Thursday, July 28, 2016

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The Minnesota Fightin’ Vikings and the Green Bay Packers are setup for a shootout at the Lambeau Corral Sunday Night to determine the NFC North Champion. Fortunately we have Teddy Earp, Zimmer Earp, Blair Earp and Doc Harrison Holiday in our posse. The Packers have Ike and Billy Clanton. (Excuse me while I go watch Tombstone. It’s a phenomenal movie.)

Arif Hasan (@ArifHasanNFL) swings by to preview Border Battle 2.0. We chat about how Green Bay can get got, why Vikings fans should want the damn home playoff game and not try to be cute, how far this team can realistically go in the playoffs and if Teddy Bridgewater’s resurgence can be enough to take us on a magic carpet ride. Also we determine that I make more references to the movie Looper more than any other human on planet Earth.

All this and other “The Vikings aren’t your Huckleberry” nonsense on this edition of the Purple FTW! Podcast!

Read all of Arif’s stuff at The Daily Norseman and Vikings Journal as well as listen to his podcast Norse Code.

An Andy Carlson Joint

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The Vikings' kicker is suddenly cold-blooded

Image courtesy of Vikings.com

On the heels of a Sunday night performance that saw him connect on a perfect 5-for-5 field goals, Blair Walsh has been named the NFC Special Teams Player of the Week. The honor, announced on the team’s official website, marks Walsh’s fifth time winning the award and his first since the Vikings Nov. 24, 2013 game against the Green Bay Packers.

Walsh, who has been the focus of much scrutiny this season, turned in his strongest performance of the year against the Giants, contributing 19 points to the Vikings’ season-high total of 49. His scoring outburst jettisoned him into the top-five in scoring among kickers, giving him 127 points on the season. He finished the game with field goals from 32, 52, 22, 53 and 27 yards, as well as four converted extra points. On the season, he’s improved his accuracy percentage by 12 points since 2014, having connected on 32-of-37 field goals (86.5 percent) and 6-of-8 from 50-plus yards.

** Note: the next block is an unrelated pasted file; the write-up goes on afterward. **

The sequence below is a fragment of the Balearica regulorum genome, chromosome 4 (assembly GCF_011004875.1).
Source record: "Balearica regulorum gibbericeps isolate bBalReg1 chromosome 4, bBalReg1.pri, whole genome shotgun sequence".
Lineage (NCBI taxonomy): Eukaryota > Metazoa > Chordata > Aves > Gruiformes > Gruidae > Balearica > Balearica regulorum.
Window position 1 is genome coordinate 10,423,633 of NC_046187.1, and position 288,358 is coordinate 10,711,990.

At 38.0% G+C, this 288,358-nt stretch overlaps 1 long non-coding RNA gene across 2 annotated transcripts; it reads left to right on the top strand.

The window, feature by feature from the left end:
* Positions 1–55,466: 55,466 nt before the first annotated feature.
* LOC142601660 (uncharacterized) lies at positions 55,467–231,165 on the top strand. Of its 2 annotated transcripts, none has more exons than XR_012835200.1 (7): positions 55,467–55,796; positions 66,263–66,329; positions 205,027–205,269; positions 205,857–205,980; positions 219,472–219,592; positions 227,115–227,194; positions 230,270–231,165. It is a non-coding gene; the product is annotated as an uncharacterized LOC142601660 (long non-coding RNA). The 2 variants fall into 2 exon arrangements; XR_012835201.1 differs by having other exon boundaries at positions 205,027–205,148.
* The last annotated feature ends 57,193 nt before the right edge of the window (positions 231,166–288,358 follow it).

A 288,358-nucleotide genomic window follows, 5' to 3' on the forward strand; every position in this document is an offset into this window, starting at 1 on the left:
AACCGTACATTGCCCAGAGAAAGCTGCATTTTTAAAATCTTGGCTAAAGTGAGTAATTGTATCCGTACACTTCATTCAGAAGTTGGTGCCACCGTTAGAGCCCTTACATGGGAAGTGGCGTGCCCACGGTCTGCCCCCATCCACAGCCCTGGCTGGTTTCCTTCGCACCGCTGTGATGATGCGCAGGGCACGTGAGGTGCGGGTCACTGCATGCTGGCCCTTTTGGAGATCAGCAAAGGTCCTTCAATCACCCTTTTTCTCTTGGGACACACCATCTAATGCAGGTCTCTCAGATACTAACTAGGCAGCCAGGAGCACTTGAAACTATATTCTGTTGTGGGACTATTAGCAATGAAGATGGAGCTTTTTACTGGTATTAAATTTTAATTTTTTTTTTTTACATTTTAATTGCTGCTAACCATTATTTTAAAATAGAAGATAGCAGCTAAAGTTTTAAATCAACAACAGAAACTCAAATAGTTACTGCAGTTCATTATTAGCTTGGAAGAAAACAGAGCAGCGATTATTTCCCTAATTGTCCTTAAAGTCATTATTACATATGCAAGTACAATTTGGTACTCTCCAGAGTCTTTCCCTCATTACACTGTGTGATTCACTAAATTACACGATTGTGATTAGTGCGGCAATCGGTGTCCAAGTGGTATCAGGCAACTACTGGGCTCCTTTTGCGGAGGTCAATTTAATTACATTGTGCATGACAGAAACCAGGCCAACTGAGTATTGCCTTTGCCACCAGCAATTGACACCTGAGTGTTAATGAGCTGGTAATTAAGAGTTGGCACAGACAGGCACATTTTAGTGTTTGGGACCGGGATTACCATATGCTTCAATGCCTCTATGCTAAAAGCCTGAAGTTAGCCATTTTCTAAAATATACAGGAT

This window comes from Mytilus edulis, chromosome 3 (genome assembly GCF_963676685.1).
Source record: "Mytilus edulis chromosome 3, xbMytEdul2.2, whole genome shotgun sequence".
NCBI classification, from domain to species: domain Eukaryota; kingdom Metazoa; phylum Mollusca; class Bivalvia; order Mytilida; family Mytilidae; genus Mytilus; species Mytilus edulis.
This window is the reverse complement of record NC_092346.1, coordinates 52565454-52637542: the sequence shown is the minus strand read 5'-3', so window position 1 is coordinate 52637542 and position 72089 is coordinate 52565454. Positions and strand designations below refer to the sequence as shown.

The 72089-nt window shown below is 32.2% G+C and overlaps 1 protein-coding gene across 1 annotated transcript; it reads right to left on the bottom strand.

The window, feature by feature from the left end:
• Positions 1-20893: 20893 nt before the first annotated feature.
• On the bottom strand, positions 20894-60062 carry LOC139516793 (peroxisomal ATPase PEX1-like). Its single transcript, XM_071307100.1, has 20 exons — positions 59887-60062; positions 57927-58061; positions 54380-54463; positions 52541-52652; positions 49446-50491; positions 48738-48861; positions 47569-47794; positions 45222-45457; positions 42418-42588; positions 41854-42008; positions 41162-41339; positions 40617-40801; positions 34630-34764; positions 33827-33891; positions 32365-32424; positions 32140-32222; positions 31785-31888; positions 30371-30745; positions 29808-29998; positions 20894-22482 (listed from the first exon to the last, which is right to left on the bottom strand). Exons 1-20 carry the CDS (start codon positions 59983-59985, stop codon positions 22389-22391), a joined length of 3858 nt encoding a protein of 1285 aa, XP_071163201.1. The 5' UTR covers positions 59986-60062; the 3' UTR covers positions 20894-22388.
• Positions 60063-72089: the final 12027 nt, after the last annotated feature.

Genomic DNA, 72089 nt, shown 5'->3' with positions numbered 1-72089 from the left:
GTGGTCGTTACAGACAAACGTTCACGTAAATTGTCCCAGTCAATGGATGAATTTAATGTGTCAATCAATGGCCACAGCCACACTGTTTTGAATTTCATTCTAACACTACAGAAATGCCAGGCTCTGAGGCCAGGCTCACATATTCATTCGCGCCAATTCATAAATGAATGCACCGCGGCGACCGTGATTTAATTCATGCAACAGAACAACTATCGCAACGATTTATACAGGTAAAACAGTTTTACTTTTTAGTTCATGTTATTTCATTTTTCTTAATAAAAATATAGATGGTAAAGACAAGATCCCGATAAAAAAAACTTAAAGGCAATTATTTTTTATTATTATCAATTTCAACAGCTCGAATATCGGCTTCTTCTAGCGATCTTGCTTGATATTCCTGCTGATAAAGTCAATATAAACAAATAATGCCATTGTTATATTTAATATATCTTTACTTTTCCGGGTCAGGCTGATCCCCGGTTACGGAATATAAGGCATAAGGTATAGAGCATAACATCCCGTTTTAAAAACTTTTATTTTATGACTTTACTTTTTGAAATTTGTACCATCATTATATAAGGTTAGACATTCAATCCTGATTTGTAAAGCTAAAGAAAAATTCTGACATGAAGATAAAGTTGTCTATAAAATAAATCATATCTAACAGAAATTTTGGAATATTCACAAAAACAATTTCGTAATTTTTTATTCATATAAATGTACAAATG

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Photo courtesy of Vikings.com

At the conclusion of the Vikings 49-17 thrashing of the New York Giants on Sunday night, there was an odd feeling throughout Minnesota’s TCF Bank Stadium. A feeling similar to that of an awkward teenage boy stepping onto the dance floor for the first time and not knowing what to do with his hands.

There was no game winning field goal, no fourth quarter comeback, or any other late game shenanigans the fans of this franchise have become accustomed to. The Vikings (10-5) defiantly beat the Giants (6-9) to clinch a berth in the upcoming NFL playoffs and simultaneously left their fans wondering how they were supposed to act after a game that left their hearts beating at a semi-normal pace.

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2015 is almost in the books, so why not close out in the most cliche way possible by doing a “The Best of 2015” episode! (I….. I’m lazy and not creative.) It’s been a extremely fun year with you the listeners here at the Purple FTW! Podcast. From the end of the 2014 7-9 season, the 5-Hour NFL Draft Live Stream, doing shows from Mankato and all of the insightful guests we’ve had — especially the regular contributors Di Murphy, Luke Inman, Lindsey Young and Arif Hasan. Hopefully we cranked out some quasi-quality and quasi-coherent Minnesota Fightin’ Vikings audio action and gave you a few chuckles along the way. Let’s look back before we dive forward into 2016.